Thursday, December 26, 2013

Found: 18th century bone dice
Variations on the basic fish trap can be found worldwide. They were outlawed in England a few centuries before, possibly because they blocked river traffic. Not that the law applies here. I found the idea interesting enough to tuck into this chapter, but that's as much as I have to say about it.

But I have something else to talk about today! I think I have mentioned how much I love the unique antiques that come my way at work. In a midcentury canasta box I found 4 antique dice. Canasta is a card game, I think, so the dice didn't belong to it; and they were far too unusual to belong to the 50s, anyway. One was wood, hand carved, painted black, with hand-painted pips. Three were bone, unmistakably, had considerable wear, and were nonstandard sizes. One of those had a faint mark on it: G.R and a crown.

Google helpfully told me that G.R. stands for George Rex (King George) and that the hallmark meant that it was made in England after the Stamp Act of 1765. I didn't know which King George, but George IV died in 1830, and after that it would have been stamped V.R. for Victoria Regina.

So far, 1765-1830 is a pretty awesome age for a bone die, and makes it interesting in its own right. But at the risk of boring you, I'll relate what else I know and how those dice tie in to American history.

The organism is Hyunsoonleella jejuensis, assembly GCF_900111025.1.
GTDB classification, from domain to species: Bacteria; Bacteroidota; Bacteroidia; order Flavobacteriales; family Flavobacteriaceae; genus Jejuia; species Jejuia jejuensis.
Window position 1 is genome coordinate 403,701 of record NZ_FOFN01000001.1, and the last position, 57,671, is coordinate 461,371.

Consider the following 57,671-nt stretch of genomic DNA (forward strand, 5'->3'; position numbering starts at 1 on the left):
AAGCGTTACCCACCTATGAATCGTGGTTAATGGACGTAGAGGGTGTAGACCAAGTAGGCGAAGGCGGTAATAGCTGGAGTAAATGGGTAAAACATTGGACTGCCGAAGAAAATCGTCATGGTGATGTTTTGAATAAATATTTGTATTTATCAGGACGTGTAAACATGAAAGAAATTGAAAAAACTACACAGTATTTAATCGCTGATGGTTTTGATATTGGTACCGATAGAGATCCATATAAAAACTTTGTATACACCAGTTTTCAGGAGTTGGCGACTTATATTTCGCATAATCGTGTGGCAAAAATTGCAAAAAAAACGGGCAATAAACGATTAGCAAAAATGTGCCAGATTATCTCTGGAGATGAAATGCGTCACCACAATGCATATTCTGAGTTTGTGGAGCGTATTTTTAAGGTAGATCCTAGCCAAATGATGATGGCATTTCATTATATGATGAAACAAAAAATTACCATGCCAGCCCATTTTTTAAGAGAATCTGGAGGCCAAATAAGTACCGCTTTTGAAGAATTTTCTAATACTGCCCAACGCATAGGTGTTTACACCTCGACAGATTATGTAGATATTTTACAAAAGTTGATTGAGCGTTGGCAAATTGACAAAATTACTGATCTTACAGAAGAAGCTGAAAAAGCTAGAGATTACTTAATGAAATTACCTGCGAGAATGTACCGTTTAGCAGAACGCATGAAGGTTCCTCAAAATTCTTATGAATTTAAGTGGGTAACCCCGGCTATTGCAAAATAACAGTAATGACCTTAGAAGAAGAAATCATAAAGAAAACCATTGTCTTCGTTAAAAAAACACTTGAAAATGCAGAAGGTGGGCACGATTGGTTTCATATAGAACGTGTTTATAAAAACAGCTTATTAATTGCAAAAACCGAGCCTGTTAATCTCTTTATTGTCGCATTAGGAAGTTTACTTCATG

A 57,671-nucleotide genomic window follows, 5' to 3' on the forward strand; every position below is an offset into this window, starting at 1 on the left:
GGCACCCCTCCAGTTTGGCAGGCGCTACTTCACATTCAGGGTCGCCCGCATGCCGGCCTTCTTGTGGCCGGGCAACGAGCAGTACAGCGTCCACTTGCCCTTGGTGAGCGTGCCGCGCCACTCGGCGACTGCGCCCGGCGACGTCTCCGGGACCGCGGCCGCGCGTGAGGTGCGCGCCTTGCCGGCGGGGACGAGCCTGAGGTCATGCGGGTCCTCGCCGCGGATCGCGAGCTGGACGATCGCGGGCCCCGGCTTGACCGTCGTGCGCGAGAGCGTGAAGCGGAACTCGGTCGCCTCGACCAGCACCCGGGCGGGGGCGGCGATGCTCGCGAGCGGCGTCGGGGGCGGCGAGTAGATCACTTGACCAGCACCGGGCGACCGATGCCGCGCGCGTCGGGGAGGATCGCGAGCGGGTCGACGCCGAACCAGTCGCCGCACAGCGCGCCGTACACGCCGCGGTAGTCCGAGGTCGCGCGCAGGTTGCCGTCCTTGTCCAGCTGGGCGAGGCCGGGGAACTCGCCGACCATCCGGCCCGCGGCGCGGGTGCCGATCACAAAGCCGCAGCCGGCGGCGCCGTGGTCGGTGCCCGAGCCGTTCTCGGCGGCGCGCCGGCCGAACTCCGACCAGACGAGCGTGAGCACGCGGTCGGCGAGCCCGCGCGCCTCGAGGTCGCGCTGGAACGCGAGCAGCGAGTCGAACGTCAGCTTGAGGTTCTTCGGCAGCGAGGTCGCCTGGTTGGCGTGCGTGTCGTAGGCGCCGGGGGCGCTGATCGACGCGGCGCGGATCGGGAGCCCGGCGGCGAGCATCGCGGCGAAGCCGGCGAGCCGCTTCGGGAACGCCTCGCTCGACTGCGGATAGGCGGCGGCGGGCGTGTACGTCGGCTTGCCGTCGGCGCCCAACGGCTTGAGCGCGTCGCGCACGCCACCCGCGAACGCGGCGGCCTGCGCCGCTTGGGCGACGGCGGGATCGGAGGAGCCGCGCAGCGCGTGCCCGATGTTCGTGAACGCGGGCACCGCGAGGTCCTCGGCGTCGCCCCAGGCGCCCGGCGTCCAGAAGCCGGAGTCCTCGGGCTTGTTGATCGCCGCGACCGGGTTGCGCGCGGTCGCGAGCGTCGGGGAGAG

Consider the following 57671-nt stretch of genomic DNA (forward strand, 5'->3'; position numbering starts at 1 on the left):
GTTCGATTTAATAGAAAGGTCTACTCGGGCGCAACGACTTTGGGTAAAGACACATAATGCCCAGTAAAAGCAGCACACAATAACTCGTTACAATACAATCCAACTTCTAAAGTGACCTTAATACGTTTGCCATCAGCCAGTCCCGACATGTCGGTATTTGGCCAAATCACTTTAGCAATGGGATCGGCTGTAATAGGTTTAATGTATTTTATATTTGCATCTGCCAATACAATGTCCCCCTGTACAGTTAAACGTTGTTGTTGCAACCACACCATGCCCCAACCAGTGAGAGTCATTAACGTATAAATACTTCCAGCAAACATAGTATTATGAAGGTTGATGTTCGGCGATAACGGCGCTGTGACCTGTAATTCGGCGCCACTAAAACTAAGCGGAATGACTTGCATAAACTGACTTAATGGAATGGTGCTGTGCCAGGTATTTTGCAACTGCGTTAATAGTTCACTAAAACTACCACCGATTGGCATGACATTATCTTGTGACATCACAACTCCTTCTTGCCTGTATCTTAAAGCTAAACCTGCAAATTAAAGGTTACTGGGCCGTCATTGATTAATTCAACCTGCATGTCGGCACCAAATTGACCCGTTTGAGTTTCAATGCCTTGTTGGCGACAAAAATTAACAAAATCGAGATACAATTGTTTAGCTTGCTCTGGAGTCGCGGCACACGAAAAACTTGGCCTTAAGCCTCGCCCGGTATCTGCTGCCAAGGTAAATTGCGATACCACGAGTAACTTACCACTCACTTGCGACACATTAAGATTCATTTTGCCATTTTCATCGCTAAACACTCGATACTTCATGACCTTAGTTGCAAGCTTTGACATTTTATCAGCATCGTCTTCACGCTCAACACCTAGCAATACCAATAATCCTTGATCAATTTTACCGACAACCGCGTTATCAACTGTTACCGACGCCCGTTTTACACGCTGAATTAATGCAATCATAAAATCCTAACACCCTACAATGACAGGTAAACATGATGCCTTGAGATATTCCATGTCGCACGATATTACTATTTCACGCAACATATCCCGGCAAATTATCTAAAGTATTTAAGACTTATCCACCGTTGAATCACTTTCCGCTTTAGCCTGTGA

Most of the other dice with the G.R. mark were tagged Revolutionary War, on the reasoning that British soldiers might have brought them to the U.S. to dice with. I wasn't terribly satisfied with that reasoning; sellers just trying to get hits and make a buck, I think.

I'll tell you what, though. In the 1760s, the British Empire was overextended, underfunded, and fighting on too many fronts. The Stamp Act of 1765 was their attempt to raise money by taxing the crap out of the colonies, including taxes on stationary, newspapers, playing cards, and dice. The American colonies felt they were taxed unfairly and the building resentment eventually led to the Revolutionary War. That's an explanation I feel more comfortable with.